👊 How do you keep going and push harder?
I recently transitioned to a new gym, which was a very hard decision to make! However, in order to grow as a coach and athlete I needed to make a change. I truly believe that growth really does happen outside your comfort zone!
I am so thankful I have been able to grow into the CrossFit Helix community! This box is amazing, quickly becoming a key part to my personal and professional development. I LOVE working out in the CrossFit community – it helps me stay accountable and it’s FUN with the most inspiring group of people you’ll ever meet.
If you feel stuck or like you’re not growing, don’t be afraid to ask for help or try something new! It helps keep you motivated and quickly becomes one of the best parts of your day!
🏆 How are you doing today and what does the future look like?
I am currently training at the gym four to five days per week (sometimes less depending on our schedule!) I am focused at the moment in deloading movements to focus on technique in the clean and jerk and snatch.
You’ll also find me in the corner after class working double under drills to improve efficiency! There is always something to work on and improve and that’s what I love! Our journey for improving and learning more is never done.
My five-year goals include having a bodyweight snatch, handstand walks (terrifying but I’ll be doing this!), and including mobility/pelvic floor/core recovery/breath work three to four days per week (it’s this unsexy stuff that carries us forward towards our improvements!)
🤕 How do you recover, rest and handle injuries?
The biggest challenge I have faced in working out and getting to the gym has been becoming a mother and navigating postpartum challenges. When returning to sport postpartum our society has a “bounce back” mentality – if you were fit during your pregnancy you’ll bounce back after quickly and this is definitely not the case.
Rebuilding your mental, emotional and physical foundation postpartum can be hard. You want to get back to doing what you love to do and looking a certain way perhaps. I get it. So you head to the gym sleep deprived and ready to try and pick up where you left off and that in itself, at least for me was a humbling experience which did not help my recovery process.
Doing too much too soon and not understanding and building awareness of your body, (leaking, pain, pressure) can often set us back in our training.
Instead of thinking about what you can’t do right now, look at this season of fitness as an opportunity to focus on ALL of the things you CAN do to help support pelvic floor and core health, as well as improve overall coordinated strength like working in different planes of motion for example.
Think about playing the long game during pregnancy and postpartum. I always tell my athletes (and myself), slow is smooth is fast (which you’ll also hear in learning Olympic weightlifting!) Having patience and an understanding of your big picture goals as well as a progressive plan and steps to reach those goals is beneficial.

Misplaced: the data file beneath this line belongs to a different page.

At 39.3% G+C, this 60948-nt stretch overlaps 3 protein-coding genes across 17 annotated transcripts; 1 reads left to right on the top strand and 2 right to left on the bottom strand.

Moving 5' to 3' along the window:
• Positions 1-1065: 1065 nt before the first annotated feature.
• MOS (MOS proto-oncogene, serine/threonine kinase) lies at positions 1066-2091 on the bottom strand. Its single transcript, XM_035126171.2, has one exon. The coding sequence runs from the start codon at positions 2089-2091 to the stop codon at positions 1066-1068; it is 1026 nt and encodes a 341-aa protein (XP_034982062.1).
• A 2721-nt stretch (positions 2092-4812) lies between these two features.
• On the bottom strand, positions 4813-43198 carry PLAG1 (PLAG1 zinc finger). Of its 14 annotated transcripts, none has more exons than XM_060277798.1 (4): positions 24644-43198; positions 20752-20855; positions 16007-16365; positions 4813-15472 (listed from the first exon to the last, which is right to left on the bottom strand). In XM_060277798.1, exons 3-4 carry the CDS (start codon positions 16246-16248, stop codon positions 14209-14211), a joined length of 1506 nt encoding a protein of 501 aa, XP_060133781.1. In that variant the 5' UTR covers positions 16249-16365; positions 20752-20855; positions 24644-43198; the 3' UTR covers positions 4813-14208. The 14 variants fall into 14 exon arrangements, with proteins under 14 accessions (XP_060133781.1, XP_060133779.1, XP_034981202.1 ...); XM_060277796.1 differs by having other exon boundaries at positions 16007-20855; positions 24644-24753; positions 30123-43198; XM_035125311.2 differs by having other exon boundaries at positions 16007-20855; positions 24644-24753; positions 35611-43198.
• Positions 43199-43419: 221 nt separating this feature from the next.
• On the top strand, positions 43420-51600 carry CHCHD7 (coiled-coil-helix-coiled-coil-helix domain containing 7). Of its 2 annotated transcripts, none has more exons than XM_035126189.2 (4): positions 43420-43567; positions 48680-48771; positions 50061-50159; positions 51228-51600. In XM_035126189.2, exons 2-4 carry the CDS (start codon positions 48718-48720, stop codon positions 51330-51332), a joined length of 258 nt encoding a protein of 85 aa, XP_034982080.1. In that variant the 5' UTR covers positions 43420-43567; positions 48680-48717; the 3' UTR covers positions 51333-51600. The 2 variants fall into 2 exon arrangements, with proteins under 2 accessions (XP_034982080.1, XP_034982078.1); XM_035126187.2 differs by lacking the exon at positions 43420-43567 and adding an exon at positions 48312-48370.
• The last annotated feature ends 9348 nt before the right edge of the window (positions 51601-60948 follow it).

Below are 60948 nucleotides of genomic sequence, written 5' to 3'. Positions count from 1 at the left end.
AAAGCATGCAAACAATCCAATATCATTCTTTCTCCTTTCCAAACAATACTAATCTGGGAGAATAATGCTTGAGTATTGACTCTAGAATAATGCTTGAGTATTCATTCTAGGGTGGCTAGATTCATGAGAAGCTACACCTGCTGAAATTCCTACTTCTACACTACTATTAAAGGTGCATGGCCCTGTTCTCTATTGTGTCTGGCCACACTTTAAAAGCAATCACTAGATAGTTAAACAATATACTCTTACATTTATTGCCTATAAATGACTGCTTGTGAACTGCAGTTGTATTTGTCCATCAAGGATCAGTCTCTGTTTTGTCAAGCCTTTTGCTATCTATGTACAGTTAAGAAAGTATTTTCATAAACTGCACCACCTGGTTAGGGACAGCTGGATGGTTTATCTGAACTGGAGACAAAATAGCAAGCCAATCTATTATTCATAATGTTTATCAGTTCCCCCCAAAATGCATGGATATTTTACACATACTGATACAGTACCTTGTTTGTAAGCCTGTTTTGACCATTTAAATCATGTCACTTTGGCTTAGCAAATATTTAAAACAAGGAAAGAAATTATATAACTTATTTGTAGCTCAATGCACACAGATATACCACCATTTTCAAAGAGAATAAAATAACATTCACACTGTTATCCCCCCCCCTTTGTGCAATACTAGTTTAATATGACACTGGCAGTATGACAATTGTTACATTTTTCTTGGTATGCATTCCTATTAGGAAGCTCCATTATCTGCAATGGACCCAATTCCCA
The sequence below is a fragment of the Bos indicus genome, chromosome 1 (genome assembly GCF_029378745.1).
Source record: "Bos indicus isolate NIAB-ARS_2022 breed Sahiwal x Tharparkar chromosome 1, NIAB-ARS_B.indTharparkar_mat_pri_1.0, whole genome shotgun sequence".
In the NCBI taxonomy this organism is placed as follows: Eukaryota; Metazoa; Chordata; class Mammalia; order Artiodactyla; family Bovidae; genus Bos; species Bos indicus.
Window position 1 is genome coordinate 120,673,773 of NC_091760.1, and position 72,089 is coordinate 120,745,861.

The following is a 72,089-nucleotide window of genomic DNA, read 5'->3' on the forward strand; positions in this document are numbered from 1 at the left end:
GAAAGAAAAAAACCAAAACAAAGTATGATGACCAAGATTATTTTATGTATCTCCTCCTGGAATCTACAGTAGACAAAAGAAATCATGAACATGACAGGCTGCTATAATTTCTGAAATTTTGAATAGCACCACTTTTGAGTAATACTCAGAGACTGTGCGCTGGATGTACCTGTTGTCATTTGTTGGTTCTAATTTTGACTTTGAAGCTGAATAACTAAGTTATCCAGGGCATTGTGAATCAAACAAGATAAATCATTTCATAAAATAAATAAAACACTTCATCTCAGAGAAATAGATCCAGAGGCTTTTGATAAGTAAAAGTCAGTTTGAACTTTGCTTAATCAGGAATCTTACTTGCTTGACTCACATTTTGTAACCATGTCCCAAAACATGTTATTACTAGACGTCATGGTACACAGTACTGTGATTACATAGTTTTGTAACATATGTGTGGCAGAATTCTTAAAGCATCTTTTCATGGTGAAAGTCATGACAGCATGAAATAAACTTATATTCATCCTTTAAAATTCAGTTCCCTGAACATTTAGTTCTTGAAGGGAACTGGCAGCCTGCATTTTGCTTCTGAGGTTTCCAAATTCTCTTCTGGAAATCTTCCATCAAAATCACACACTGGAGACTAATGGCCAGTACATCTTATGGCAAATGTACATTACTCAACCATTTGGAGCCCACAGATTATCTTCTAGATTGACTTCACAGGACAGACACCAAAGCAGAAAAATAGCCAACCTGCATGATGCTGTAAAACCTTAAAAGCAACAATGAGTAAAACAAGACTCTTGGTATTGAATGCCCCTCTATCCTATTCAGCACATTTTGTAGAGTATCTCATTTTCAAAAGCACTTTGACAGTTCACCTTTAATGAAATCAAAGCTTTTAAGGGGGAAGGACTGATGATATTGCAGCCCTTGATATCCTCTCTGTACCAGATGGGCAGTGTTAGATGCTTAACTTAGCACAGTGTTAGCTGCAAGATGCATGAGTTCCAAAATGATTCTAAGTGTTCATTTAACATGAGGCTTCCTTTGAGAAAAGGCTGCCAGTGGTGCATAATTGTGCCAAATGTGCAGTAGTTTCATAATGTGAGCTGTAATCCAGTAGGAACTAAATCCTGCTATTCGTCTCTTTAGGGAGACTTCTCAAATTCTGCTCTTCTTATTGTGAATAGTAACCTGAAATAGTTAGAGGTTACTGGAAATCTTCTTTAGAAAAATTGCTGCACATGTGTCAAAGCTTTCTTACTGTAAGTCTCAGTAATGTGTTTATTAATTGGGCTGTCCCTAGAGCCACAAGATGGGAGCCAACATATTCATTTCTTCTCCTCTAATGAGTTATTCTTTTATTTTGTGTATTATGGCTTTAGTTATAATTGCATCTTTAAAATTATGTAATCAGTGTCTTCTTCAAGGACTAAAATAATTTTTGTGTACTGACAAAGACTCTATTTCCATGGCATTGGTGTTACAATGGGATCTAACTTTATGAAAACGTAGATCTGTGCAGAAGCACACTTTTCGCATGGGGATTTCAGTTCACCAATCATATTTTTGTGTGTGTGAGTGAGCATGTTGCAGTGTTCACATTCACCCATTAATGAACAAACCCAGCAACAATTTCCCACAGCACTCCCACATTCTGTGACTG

For example, as a postpartum athlete returning to the gym I love utilizing this idea of progressive overload from The Pregnancy & Postpartum Athleticism Course as there is no one size fits all timeline for the healing and recovery process:
- Learn: Learn your tendencies and then dial in strategies like breathing, pressure, tension, movement that support you.
- Control: Start building these strategies into more movement like air squats, lunges, hinging patterns, etc.
- Load: Progressively add in load and volume. Assess for symptoms, regress as needed.
- Explode: The last to return are high impact movements like running, jumping, Olly lifts, dynamic movements like kipping.
Taking this approach allows postpartum athletes to build a strong, coordinated system that can support long term pelvic floor health and improved athletic performance.
Many of the athletes that utilize this approach say they are stronger now than at any other point in their athleticism because they truly understand how to listen to their body and can make adjustments and adaptations that support them.
My advice: Focus on the big picture. Don’t look at other social media accounts that make you feel pressured or triggered into doing something you’re not personally ready for. If other people approach you saying, “Well, Karen was back to bar muscle ups or 1RM backsqust at eight weeks postpartum” say that you’re choosing to take a different path.
Healing isn’t linear and that you are working with a pelvic floor PT to help rebuild core and pelvic floor strength before returning to more dynamic and heavily loaded movement! This often has them wanting to learn more.
Stay in your lane, focus on your recovery knowing that each person is different and that’s ok. Slow is fast.
🍎 How is your diet and what supplements do you use?
I eat food in moderation trying to have protein, carbs and fat at every meal. I don’t cut foods out typically. If I want a burger and fries or a donut I am going to eat that! I typically just wouldn’t eat that everyday or all of the time. Moderation is key for me and something that has worked for my lifestyle.
I used to be obsessed with calories and meal plans given to me had me around 1300 calories. I would neurotically check the scale several times a day as a result to see where I was wanting to gain muscle but upset when I saw a higher number on the scale. When I was younger I would skip family outings to the beach because I thought I didn’t look good enough in a bathing suit.
Thankfully, I found a good place mentally in the year before my second son. I weighed more than at other times in my life, but I was strong. I had muscle and I was happy for the most part with HOW my body performed (minus the leaking and DR) rather than a number on the scale.
Fast forward to after I had my second son, when I was targeted by weight loss ads, which added a lot of emotion and anxiety to an already stressful time.